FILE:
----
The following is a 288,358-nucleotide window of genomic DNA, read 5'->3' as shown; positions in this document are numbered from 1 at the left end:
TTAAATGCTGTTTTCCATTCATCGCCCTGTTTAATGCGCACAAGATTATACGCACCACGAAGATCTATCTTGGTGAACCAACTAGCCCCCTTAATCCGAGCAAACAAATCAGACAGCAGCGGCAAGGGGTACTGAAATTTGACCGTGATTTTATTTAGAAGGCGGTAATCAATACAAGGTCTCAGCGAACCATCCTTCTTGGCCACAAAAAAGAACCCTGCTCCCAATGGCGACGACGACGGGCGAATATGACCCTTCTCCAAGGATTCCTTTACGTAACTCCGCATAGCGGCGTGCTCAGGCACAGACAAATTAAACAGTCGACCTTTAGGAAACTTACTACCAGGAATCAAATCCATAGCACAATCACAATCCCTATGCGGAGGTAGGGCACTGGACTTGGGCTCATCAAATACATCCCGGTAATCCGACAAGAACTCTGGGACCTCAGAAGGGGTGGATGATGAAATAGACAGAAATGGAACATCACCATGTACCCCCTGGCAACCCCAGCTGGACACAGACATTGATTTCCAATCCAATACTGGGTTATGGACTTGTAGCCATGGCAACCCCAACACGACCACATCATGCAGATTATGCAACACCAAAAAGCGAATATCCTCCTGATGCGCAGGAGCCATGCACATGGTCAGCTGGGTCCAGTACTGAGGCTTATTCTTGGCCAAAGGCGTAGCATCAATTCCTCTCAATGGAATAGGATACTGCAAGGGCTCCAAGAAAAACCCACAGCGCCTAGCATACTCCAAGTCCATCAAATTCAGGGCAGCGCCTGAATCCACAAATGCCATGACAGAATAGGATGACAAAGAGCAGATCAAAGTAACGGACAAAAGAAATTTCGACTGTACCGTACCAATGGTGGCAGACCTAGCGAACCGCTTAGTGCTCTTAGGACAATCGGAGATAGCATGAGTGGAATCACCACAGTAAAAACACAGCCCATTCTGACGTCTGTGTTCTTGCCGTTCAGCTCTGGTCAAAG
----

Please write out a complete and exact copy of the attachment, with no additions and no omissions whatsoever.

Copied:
The following is a 288,358-nucleotide window of genomic DNA, read 5'->3' as shown; positions in this document are numbered from 1 at the left end:
TTAAATGCTGTTTTCCATTCATCGCCCTGTTTAATGCGCACAAGATTATACGCACCACGAAGATCTATCTTGGTGAACCAACTAGCCCCCTTAATCCGAGCAAACAAATCAGACAGCAGCGGCAAGGGGTACTGAAATTTGACCGTGATTTTATTTAGAAGGCGGTAATCAATACAAGGTCTCAGCGAACCATCCTTCTTGGCCACAAAAAAGAACCCTGCTCCCAATGGCGACGACGACGGGCGAATATGACCCTTCTCCAAGGATTCCTTTACGTAACTCCGCATAGCGGCGTGCTCAGGCACAGACAAATTAAACAGTCGACCTTTAGGAAACTTACTACCAGGAATCAAATCCATAGCACAATCACAATCCCTATGCGGAGGTAGGGCACTGGACTTGGGCTCATCAAATACATCCCGGTAATCCGACAAGAACTCTGGGACCTCAGAAGGGGTGGATGATGAAATAGACAGAAATGGAACATCACCATGTACCCCCTGGCAACCCCAGCTGGACACAGACATTGATTTCCAATCCAATACTGGGTTATGGACTTGTAGCCATGGCAACCCCAACACGACCACATCATGCAGATTATGCAACACCAAAAAGCGAATATCCTCCTGATGCGCAGGAGCCATGCACATGGTCAGCTGGGTCCAGTACTGAGGCTTATTCTTGGCCAAAGGCGTAGCATCAATTCCTCTCAATGGAATAGGATACTGCAAGGGCTCCAAGAAAAACCCACAGCGCCTAGCATACTCCAAGTCCATCAAATTCAGGGCAGCGCCTGAATCCACAAATGCCATGACAGAATAGGATGACAAAGAGCAGATCAAAGTAACGGACAAAAGAAATTTCGACTGTACCGTACCAATGGTGGCAGACCTAGCGAACCGCTTAGTGCTCTTAGGACAATCGGAGATAGCATGAGTGGAATCACCACAGTAAAAACACAGCCCATTCTGACGTCTGTGTTCTTGCCGTTCAGCTCTGGTCAAAG